All milky and lava-lamp-ish the street-lights reflecting on my big red car bonnet as I curl it round at night all sound and echoing engine against the cliff face slightly brick-ish. I’ve got sunglasses on and can hardly see a thing. Big dance tunes. Roaring, I am! I don’t know what the limit is and fuck it dump my leg on the accelerator as I can’t feel it anyway.
I lose the side of the thing on Trewin’s house gates. So now I’ve got to pay for that on top of the rest. Another ten grand or something I’m not keeping tabs.
I think I park neatly but a few weeks later I’m told about a fair few flowers and probably a fountain getting enraged at the battered, red, roaring, disturbance I am. Looking up after rolling out all is white and lit and ivy-strewn. Big view like sitting a half-inch from a television. Stuff sounding like boxes getting moved and rainbows through the front door and windows. And a speech-y white noise like everyone’s excited.
I push in through the front and everybody packs the room and is drinking. Some are stuck to the floor and some aren’t so it evens out and is normal. I see a few eyes swivel at me but mostly I see eyes swivelling back into place and fixing on everybody else as object of the tongue. I don’t look down and pupils suck in the light in waves I can see across the linen-surface of faces being shook. The room gets noticeably hotter for everybody, and the noise gets louder, and I move and they move but there’s a tension between the lot of us now and so long as I keep the strength in my jaw it’s up to them what happens next. I’ve got to get to the other side of the room, beyond the stairs that come out from the top like an arm turned upward and exposed, little people dotted on it, so I stride confidently, hoping to hijack nature. I’m too cool to act plain but too gone to rely on that. Barely a personality at this point in this life.
But after a bit of a vaporious lurch through the nice arms of the crowd and a few necklaces admired I hit patio and the sound of water every now and then and bubbles and body heat and there’s Trewin under a multi-headed undulating industrial oil field of shaved glistening legs and narrow fabric. He has a drink in each hand and two cigarettes in his mouth.
“It’s gone well, eh?” he says as the cigarettes bobble and hang. He takes a swig from one of his glasses and a cigarette goes out in it and he chokes.
From the left to my view a dark haired woman in a long, blue dress who stands like a statue takes one of my hanging arms and undoes a cufflink, replacing it with one much the same but that glistens slightly more.
I stand but I don’t know for how long but a curtain of people closes and now I’m kaleidoscope and vintage in a room that has more light for how it's all darker, if you get my meaning. Colour lights thick and drawing on the wall and now I’m opening my eyes a little wider out of removal and Seryn is holding me by the arms and sweating on me. This long face takes the rest of the room to wherever its coming from and kind of babbles, kind of acts like a sink. He’s looking around and he loves the DJ and all kinds of animals are rubbing up against us. Everybody’s scratching. Everybody’s dressed for sports.
“It’s gone well, eh mate?” he says.
I feel a tickling on the top of my feet and experts are removing my shoes and replacing them with ones more comfortable. I slip out of them and they put fresh socks on me too which are cool and refreshing. I never knew about these problems.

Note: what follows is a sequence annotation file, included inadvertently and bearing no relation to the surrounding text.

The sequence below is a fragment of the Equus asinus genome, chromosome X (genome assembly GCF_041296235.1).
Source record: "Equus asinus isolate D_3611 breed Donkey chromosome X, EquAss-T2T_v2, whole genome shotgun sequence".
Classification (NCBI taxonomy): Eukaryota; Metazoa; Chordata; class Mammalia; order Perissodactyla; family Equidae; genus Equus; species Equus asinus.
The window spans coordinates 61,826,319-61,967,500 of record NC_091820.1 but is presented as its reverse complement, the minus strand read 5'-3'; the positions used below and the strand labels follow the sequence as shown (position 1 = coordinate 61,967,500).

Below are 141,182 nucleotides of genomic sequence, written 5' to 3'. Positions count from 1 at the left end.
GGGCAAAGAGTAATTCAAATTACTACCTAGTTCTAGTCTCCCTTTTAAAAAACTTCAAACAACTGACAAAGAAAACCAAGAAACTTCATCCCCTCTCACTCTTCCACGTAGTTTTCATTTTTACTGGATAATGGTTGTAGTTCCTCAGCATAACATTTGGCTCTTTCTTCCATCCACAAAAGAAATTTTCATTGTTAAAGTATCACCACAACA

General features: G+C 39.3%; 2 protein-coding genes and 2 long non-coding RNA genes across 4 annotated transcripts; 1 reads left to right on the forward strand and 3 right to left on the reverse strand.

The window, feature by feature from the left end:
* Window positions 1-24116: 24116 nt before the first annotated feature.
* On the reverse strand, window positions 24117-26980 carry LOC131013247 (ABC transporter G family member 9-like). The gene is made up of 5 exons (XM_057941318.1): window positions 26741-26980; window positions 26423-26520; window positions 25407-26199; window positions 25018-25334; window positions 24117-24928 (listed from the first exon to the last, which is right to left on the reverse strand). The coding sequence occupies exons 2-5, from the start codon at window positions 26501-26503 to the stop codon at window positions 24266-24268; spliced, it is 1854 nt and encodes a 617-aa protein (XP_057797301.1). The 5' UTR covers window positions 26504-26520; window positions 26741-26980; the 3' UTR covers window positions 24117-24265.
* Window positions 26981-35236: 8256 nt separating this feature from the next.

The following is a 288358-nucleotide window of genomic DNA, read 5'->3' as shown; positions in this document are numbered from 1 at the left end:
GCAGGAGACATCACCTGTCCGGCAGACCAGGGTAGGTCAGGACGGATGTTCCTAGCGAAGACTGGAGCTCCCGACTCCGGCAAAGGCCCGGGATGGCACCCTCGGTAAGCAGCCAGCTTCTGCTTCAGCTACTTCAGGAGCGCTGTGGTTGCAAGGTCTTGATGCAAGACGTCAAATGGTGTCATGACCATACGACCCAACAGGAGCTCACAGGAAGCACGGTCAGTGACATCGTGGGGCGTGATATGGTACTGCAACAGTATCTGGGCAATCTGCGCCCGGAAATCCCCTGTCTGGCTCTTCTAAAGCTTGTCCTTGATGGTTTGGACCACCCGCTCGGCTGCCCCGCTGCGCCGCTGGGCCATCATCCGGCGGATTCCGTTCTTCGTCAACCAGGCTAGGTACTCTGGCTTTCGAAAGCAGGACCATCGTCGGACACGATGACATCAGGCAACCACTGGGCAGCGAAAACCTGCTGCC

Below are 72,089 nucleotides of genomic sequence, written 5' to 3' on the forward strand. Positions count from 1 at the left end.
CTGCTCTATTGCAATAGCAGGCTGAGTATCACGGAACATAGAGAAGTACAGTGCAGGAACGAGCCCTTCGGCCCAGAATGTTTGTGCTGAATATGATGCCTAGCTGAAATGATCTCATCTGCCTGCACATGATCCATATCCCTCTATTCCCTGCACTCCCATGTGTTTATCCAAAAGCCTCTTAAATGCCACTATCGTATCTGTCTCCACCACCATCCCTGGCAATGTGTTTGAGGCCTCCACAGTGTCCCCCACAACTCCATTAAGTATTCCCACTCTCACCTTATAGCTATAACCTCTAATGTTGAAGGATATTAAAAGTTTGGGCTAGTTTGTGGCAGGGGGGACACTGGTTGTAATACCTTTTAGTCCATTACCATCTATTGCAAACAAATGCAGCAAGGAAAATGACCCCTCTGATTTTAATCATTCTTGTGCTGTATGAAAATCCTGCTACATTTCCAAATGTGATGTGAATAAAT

And now I can pour myself something from the shelf that’s a million miles long, I think, and has a cupboard with the good stuff in that’s only for when you’re really low on it already or really long on it and the fun ain’t in the actuality of it any more, but only how much of it there is, and you learn that wasting it is part of the getting it and really the most important bit. And I see New James across the room, sat at the long mahogany table and playing some game among tuxedos and little counters meaning something only to those who’ve bothered to count and care for them, like pets and demographics. I pour two drinks and fly over to him.
“Another win, Sir,” says a man with a voice as feeble and narrow as his moustache, and the man across from New James, who I recognise as a now destitute former owner of a record label who once snubbed us, slams his fists against the table as everybody applauds and New James smiles as I hand him a drink, which he pours into another one of a different colour and then proceeds to drink in one go as everybody applauds and says he is very clever. He looks at me with his red eyes glistening.
“It’s gone well!” he struggles to say.
I am dusted down by expert hands who look at me with admiration. I pay no attention to them and look off into the middle distance, vaguely uncomfortable but pleasured. The feeling of many hands.
I take the elevator down to the underground levels.
The doors open and, rather than a ding, or any levellian announcement, I hear Ed’s voice. “It’s gone well,” he says. I haven’t seen him for a while, but the voice on the recording sounds younger than I’d have thought.
The doors open straight onto a hangar sized room. Ed is in the middle of it, strapped, naked, onto a kind of hospital bed. Peoples from all world cultures are writhing around him and on top of him, faces disappearing and all kinds of geometry I’ve never seen beyond myth. Exhausted and satisfied, many of them are reclined or dozing or eating grapes on pillows and blankets that seem as soft as the skin that’s on them. From here I can see thin wires coming from each of Eds arms, each hooked up to a series of bags and monitors being tended to by gentle looking doctors. Above us, contraptionised in a kind of conical speaker shape is an orchestra, strapped upside down into their chairs, playing Beethoven’s 2nd symphony.